The district’s legal team feels confident that the state will prevail in the LOHE lawsuit. For HISD, this means a reduction in its recapture payment because the TEA will recognize half of the 20 percent local homestead exemption given to homeowners. A decision in the lawsuit could come after a hearing this spring. A win would reduce HISD’s recapture payment by $51 million.
Under the Texas Education Code, TEA Commissioner Mike Morath has the authority to adjust property values. Based on the damage sustained from Hurricane Harvey and the lasting impact of the storm on our students and staff, we anticipate the commissioner will adjust property values, which in turn, would reduce our recapture payment. Governor Greg Abbott, Lt. Governor Dan Patrick, and other state leaders have publicly stated their support for this action. Click here to review a September 2017 press release from Lt. Governor Dan Patrick that confirms his support for schools districts in Region IV impacted by Hurricane Harvey, which includes HISD. In addition, Commissioner Morath surveyed school districts after the hurricane to gather projections on their property tax collections post-Harvey. HISD estimates a $42 million adjustment for property value loss associated with Hurricane Harvey.
In addition, the HISD Board of Education favors a district budget performance review to be conducted by a firm that has previously worked with large school district budgets. An agenda item is anticipated for the April 2018 board meeting. If approved, an immediate audit would begin with a completion date set for the end of the year.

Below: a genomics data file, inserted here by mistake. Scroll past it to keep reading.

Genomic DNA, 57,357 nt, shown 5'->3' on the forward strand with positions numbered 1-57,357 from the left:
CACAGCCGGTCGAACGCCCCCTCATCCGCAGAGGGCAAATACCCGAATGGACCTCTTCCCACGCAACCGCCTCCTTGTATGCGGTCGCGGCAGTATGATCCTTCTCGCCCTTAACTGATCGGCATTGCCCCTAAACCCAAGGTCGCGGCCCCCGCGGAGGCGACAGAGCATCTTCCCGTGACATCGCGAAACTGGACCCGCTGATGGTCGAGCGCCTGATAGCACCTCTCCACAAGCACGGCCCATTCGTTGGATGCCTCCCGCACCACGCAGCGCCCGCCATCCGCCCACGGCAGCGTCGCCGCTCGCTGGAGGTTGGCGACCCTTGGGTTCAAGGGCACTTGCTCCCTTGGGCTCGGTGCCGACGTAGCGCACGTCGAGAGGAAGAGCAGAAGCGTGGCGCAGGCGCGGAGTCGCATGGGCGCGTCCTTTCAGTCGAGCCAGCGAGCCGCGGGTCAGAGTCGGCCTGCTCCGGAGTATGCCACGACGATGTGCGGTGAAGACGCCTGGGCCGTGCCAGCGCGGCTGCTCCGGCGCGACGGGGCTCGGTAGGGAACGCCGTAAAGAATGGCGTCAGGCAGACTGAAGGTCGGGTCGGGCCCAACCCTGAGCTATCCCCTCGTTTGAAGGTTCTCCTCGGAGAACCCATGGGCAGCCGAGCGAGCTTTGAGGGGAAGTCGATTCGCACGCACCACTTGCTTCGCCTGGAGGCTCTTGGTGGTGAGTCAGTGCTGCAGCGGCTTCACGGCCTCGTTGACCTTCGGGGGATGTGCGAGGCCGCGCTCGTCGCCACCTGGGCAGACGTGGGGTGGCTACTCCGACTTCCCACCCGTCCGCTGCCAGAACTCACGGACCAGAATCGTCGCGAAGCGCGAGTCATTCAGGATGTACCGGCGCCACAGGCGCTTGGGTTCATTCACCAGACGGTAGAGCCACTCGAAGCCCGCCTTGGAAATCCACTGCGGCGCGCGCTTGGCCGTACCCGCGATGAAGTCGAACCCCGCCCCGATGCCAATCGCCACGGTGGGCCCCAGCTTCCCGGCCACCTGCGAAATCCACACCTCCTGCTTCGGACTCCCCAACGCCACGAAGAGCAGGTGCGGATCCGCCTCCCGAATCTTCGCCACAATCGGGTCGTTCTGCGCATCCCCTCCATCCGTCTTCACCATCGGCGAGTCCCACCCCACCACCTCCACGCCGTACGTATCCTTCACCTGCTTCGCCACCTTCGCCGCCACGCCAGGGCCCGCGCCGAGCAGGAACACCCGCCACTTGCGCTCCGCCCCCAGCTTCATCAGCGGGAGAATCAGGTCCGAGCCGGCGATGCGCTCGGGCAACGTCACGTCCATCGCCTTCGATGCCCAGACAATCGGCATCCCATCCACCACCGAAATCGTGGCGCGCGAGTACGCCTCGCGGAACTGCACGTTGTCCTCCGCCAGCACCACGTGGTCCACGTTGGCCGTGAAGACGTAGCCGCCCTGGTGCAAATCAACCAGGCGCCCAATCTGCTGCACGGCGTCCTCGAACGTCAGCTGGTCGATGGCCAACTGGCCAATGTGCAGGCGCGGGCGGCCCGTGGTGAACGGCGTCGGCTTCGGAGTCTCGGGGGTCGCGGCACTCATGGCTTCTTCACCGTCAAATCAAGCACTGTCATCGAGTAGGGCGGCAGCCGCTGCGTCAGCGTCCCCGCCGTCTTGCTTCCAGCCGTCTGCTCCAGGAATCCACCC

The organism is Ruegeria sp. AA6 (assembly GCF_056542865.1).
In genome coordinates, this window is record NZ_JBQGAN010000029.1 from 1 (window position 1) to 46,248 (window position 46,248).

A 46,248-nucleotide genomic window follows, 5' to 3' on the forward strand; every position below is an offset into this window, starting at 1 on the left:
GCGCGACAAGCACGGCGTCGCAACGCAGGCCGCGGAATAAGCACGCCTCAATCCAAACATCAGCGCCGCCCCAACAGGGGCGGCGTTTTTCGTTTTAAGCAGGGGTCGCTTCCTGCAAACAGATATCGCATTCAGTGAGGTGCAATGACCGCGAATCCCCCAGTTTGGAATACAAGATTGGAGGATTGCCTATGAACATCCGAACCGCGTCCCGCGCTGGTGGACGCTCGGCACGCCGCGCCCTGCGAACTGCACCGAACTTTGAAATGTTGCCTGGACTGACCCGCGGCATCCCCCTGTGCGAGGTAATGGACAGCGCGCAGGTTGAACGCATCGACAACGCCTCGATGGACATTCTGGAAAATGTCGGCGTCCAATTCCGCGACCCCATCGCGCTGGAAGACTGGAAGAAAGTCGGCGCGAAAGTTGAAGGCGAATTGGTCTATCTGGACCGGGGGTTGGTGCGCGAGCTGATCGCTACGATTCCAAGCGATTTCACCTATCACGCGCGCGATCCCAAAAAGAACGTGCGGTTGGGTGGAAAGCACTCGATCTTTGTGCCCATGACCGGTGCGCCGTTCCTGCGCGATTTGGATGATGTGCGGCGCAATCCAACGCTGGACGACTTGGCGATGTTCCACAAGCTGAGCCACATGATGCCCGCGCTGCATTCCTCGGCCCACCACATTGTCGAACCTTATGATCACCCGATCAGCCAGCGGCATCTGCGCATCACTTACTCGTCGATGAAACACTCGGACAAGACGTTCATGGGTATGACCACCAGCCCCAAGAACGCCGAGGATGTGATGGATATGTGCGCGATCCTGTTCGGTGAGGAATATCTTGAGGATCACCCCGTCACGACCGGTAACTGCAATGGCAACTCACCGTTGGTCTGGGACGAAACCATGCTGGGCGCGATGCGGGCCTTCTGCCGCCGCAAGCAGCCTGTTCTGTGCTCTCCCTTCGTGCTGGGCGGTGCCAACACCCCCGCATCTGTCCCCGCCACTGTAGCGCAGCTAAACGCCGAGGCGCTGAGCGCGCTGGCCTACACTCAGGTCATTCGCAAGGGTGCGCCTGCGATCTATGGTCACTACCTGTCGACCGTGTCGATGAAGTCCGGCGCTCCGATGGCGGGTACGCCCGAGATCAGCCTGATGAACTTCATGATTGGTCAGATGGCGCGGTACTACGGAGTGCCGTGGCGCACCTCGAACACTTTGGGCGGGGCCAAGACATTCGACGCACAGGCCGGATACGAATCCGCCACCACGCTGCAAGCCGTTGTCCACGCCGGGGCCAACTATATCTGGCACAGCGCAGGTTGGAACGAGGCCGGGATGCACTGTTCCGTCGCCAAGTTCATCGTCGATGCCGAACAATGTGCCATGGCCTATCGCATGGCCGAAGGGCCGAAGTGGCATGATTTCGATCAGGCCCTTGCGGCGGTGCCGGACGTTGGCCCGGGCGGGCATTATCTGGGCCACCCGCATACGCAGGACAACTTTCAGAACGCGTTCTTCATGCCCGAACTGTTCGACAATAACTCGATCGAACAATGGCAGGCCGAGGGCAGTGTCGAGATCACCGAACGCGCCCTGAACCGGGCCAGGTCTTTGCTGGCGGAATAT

‘We could be anywhere, and we would still be Robinson’
If anyone could find a silver lining amid the devastation wrought by Hurricane Harvey, it’s Robinson Elementary School Principal Paige Fernandez-Hohos. After being flooded with more than a foot of water, Robinson was relocated and students split between two adjacent campuses. Though not ideal, the situation made Fernandez-Hohos determined to give students a sense of normalcy. Vacant rooms and hallways sprung to life with decorations. Auditorium and gym spaces were transformed into cozy classrooms to accommodate more students. Fernandez-Hohos trekked back and forth between the two campuses. If she started the day welcoming students at one school, she ended it saying goodbye to students at the other. It was important, she said, that every class see her every day. Robinson students returned to their home campus in January, but Fernandez-Hohos said the storm taught her a valuable lesson about the spirit of her school: “When everything else is stripped away, all you’re left with is the bond between teachers and students. We could be anywhere, and we would still be Robinson.”
The Houston Independent School District Board of Education on Thursday approved a construction contract for the rebuilding of four elementary schools — Braeburn, Scarborough, Kolter, and Mitchell — severely damaged by Hurricane Harvey.
Trustees authorized district officials to negotiate and execute a Construction Manager-At-Risk — more commonly known as CMAR — contract with Satterfield & Pontikes Construction. A CMAR contract requires the contractor to commit to completing a project within a guaranteed maximum price. Though that price has not yet been negotiated, the agenda item states that the total cost of the project is not to exceed the project budget. Continue reading →